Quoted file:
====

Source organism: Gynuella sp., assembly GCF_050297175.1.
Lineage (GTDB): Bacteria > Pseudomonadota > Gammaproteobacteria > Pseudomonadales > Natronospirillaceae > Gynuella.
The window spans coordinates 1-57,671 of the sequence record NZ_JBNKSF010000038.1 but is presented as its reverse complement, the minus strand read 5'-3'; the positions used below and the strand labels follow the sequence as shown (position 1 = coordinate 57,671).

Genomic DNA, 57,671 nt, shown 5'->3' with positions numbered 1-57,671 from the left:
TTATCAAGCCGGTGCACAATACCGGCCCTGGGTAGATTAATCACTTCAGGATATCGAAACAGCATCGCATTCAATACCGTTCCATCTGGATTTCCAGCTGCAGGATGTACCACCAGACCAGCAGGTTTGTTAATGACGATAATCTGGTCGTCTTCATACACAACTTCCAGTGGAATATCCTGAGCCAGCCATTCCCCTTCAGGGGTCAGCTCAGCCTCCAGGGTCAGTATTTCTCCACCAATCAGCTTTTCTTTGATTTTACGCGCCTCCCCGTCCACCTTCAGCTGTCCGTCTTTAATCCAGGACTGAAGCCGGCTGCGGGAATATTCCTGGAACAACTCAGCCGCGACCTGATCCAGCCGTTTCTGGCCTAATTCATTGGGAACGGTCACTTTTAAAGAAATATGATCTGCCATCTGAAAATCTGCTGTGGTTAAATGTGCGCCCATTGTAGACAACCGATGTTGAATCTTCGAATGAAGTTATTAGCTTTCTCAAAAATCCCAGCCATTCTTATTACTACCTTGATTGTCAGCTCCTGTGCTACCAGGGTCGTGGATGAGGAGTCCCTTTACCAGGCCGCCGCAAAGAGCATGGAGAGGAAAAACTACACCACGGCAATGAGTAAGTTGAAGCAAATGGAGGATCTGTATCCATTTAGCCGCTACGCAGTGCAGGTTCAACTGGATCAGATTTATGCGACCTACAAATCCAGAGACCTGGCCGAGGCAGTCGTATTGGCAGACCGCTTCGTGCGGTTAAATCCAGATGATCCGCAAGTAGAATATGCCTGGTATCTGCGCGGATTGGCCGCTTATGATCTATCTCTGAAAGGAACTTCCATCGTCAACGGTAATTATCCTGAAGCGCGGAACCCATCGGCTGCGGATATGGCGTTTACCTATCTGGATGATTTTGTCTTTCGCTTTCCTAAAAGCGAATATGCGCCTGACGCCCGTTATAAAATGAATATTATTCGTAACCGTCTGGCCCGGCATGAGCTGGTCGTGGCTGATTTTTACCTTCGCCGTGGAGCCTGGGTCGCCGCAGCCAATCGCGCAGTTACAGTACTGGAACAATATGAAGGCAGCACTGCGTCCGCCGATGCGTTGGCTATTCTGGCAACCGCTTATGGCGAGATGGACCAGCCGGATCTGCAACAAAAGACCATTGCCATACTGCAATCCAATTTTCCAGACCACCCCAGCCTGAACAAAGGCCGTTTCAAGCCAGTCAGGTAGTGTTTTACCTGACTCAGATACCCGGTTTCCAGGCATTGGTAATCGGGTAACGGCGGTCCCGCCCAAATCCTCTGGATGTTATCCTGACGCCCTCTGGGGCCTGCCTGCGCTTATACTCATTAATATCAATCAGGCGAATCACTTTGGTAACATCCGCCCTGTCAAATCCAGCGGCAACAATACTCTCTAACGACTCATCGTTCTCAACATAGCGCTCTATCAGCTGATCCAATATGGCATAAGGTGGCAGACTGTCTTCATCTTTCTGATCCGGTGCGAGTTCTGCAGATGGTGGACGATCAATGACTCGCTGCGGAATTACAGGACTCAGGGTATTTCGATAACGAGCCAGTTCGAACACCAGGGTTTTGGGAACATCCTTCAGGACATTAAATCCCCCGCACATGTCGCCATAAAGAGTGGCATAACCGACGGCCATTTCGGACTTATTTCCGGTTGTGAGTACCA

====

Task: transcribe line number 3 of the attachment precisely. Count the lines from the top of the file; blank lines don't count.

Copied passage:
The window spans coordinates 1-57,671 of the sequence record NZ_JBNKSF010000038.1 but is presented as its reverse complement, the minus strand read 5'-3'; the positions used below and the strand labels follow the sequence as shown (position 1 = coordinate 57,671).